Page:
Refinery utilization usually surges this week before reaching a small peak and declining through year-end. Given low profit margins, however, we don't anticipate a very large increase. It's safe to say that gasoline will build this week, but distillates have still been slow to increase. Gasoline demand is usually steady at low levels at this time of year, while distillate demand usually increases starting this week. We anticipate gains of 2.0 MB and 0.5 MB respectively.

Natural gas stocks may fall 65 bcf according to our estimate, as heating degree days were a fairly high 160-165 according to NOAA. Such a reading would cause our model to predict a draw of 85-90 bcf, however, it has underestimated increases in production for most of this year. Our estimate of 65 bcf is more than the five-year average would suggest is typical for this week, but we don't necessarily expect a bullish market reaction on Thursday. A quick look at temperatures in Chicago showed them 1.07 degrees above normal during the survey week, which may reduce heat demand. We're also wary about expecting a bullish number after last week's 4 bcf increase.

*The API convergence figures are the amounts that EIA data need to change in order to match the previous day's API figures

Grains Commentary

Published Tuesday morning, 12/4/12

I am going to present the wire in a little different slant today, as I mentioned last week we are going to try some new approaches of doing things as we head into the New Year and since markets are as slow as they are I thought we would try a few new things.

The CN13-CZ13 spread is currently trading at +$1.07 with a high of nearly +$1.60 last August, there are many things that we know now that wasn't known back then and obviously there are still unknowns ahead.

We have learned over the years that inverse on spreads are there to do 2 jobs, 1) to pull out every kernel of grain out of farmers hands into the market and 2) to push the consumer to reduce current consumption and attempt to move it out forward. It's difficult to know when the tide turns on these but in recent years when they turn it can be fast and furious.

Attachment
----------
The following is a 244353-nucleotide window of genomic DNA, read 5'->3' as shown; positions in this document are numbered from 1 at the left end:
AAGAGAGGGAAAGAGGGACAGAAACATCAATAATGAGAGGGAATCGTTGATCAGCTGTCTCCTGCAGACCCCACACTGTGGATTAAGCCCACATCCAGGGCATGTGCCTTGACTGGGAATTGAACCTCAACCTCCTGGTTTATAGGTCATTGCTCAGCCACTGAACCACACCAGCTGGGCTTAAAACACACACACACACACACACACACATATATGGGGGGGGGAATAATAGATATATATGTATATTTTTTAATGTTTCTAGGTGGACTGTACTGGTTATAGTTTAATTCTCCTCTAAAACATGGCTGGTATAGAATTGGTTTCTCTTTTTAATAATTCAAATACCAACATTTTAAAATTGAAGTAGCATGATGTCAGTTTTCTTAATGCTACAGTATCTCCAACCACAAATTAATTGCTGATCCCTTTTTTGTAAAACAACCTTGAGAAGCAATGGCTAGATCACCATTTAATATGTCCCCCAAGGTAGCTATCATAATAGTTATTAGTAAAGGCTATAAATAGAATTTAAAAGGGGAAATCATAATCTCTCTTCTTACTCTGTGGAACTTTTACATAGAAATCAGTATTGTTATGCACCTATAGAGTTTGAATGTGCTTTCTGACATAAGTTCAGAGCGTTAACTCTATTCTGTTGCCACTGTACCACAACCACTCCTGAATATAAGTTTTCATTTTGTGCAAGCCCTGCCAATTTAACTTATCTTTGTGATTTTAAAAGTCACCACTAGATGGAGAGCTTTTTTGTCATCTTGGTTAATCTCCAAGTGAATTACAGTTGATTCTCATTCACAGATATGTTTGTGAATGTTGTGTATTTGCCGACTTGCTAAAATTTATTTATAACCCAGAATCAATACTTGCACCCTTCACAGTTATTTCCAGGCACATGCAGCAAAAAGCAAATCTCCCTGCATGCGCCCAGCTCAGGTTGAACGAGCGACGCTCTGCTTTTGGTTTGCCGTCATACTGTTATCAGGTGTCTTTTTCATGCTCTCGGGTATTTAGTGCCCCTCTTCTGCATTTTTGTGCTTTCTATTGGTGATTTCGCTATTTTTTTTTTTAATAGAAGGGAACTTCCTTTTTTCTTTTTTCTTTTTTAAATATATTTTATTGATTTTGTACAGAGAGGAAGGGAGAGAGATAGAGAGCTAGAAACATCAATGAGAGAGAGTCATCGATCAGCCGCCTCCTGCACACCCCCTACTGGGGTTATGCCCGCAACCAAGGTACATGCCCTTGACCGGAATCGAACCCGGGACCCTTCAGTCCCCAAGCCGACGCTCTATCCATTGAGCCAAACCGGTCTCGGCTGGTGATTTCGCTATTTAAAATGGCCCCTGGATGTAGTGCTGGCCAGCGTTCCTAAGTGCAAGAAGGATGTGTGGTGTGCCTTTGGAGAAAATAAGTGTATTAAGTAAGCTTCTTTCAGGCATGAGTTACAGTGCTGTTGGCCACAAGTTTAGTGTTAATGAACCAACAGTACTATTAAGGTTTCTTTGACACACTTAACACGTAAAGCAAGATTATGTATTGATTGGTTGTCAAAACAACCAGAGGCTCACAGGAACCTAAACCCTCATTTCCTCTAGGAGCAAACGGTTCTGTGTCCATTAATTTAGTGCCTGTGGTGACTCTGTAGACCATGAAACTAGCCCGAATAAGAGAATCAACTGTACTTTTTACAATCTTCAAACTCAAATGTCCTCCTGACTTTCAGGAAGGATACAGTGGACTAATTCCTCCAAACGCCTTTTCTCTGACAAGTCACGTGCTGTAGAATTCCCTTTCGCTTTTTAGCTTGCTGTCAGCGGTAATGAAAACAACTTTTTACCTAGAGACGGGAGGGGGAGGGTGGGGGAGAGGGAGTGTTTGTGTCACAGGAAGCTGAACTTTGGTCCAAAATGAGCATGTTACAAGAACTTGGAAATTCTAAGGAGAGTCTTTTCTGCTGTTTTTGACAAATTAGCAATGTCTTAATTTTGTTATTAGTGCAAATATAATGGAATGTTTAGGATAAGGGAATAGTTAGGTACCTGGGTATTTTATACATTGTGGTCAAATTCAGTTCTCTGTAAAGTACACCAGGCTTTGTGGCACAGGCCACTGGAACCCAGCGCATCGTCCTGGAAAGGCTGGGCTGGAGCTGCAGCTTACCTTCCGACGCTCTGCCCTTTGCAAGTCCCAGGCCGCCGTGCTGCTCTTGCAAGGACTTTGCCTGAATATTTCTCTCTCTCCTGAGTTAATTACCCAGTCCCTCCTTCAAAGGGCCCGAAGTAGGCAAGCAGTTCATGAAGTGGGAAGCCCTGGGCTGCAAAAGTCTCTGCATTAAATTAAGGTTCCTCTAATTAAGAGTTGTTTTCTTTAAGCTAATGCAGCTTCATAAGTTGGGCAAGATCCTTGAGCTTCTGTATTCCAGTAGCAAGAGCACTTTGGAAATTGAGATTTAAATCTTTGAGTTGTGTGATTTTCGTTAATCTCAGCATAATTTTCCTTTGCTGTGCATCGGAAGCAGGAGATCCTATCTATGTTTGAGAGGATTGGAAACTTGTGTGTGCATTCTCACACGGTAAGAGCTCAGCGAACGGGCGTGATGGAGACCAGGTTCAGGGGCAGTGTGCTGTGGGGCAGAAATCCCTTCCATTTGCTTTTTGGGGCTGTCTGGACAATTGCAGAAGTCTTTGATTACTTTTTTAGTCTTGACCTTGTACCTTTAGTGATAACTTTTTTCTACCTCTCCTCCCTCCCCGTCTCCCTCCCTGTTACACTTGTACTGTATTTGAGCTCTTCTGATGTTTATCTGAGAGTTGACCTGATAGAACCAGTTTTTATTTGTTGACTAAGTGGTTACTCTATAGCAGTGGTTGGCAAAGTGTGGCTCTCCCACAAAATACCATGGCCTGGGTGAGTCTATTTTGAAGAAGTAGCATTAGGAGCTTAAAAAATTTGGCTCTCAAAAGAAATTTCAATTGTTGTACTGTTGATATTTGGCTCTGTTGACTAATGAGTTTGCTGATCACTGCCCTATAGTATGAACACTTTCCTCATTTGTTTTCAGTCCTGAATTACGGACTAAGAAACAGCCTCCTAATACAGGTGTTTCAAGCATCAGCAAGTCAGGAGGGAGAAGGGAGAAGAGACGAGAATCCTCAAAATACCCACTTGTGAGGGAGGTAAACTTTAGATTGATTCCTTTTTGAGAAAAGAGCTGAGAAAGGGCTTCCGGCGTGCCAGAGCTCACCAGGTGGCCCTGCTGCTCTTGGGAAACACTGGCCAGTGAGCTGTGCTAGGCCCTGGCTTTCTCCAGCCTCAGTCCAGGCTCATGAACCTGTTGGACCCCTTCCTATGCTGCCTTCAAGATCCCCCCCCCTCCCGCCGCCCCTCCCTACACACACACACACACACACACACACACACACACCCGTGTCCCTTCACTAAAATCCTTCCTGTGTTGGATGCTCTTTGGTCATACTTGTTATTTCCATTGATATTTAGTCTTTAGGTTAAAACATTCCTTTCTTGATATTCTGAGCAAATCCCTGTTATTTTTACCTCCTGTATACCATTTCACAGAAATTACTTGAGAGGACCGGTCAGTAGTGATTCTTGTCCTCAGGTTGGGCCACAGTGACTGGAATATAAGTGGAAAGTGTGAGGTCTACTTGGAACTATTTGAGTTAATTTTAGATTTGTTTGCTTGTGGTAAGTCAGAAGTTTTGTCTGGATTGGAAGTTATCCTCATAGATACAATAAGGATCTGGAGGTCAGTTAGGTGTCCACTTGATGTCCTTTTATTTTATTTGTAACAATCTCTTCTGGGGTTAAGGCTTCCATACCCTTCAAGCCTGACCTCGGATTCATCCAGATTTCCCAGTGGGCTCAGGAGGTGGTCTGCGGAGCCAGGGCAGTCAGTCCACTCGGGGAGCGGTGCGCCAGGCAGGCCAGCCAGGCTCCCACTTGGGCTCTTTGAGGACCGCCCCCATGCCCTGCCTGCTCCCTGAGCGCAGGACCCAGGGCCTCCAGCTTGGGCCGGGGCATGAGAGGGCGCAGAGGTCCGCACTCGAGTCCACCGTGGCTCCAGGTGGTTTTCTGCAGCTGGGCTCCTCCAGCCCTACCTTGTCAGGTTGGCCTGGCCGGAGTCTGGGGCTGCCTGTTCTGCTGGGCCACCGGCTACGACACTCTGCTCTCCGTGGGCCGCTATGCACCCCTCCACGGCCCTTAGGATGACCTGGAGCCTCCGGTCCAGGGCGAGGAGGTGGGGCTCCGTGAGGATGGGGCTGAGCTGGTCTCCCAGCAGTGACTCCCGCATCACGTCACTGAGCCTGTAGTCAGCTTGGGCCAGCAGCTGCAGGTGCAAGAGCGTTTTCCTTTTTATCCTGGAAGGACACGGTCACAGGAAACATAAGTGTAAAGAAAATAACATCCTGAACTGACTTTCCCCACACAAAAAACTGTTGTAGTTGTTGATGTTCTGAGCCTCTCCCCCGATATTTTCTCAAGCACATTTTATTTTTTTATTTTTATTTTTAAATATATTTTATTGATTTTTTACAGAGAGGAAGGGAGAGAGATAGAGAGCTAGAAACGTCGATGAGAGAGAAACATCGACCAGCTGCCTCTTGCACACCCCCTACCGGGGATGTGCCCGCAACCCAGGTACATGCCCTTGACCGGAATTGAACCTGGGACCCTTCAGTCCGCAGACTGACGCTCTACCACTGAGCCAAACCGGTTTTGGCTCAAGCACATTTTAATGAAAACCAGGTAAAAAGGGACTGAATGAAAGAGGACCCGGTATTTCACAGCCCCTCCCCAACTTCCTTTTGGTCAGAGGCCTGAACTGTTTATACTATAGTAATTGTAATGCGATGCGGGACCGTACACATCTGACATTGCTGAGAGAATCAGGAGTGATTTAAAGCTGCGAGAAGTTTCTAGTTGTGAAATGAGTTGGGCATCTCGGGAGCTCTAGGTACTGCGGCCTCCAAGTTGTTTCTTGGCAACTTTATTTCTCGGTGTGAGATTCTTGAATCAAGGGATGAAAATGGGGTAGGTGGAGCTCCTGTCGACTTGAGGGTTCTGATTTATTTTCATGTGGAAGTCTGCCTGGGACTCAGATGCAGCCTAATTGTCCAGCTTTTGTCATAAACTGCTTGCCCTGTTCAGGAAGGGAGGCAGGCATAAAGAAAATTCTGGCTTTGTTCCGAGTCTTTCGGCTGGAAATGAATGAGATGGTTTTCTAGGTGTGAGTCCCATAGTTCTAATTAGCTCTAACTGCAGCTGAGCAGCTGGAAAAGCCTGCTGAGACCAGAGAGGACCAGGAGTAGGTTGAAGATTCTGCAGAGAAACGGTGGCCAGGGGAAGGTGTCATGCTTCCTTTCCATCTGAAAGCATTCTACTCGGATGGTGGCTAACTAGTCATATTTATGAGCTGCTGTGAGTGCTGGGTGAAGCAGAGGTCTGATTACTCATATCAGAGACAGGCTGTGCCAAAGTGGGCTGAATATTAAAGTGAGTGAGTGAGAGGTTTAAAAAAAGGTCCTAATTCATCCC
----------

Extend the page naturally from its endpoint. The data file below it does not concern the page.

The current corn basis is at or near record high levels, but yet export demand is still bleak, the market keeps hoping for US exports to increase as SA availability shrinks, but yet what NO-ONE wants to discuss is that with each passing day SA is 1 day closer to new crop availability and will once again return with a vengeance to the export markets. We also point out that there is still corn coming out of parts of E-Bloc countries.

The US elevators are filled to the brim in many locations with corn which a good percentage of this grain is still unsold, without a massive weather problem in the next 4-6 weeks in SA the corn spreads could be the best sale starting off 2013. The CN12-CZ12 was similar to the current spread as it was thought to be the one that goes to $2+ but yet finished at a feeble +15. The current USDA C/O is hovering in the 650m bushel range, extremely tight, but it seems that over the years the markets have done a very good job of dealing with tight supplies from a global supply chain rather than just focusing on the US balance sheet.

Acreage for new crop corn will be massive we all know this as further projections are 97 million acres for corn, this will indeed put a lid on any rally for CZ13 for the time being, but if CZ breaks then does some of these acres move to something else, that's why CZ13 will struggle to break significantly between now and May of 2013.

So what does one do to capture something like this, look to buy the CN 7 puts for 32 cents and at the same time sell the CZ13 6-5 put spread for a 30 cent credit. Play this out on expiration day and having the CN13-CZ13 trading at +15 and placing CZ13 at $5.50 which places CN13 at $5.65 the CZ13 put spread will have a value of 51 cents and the CN 7 puts will have a value of $1.35 for a profit of 82 cents.

There are many other plays to look, this is just one, we welcome your feedback regarding these new ideas.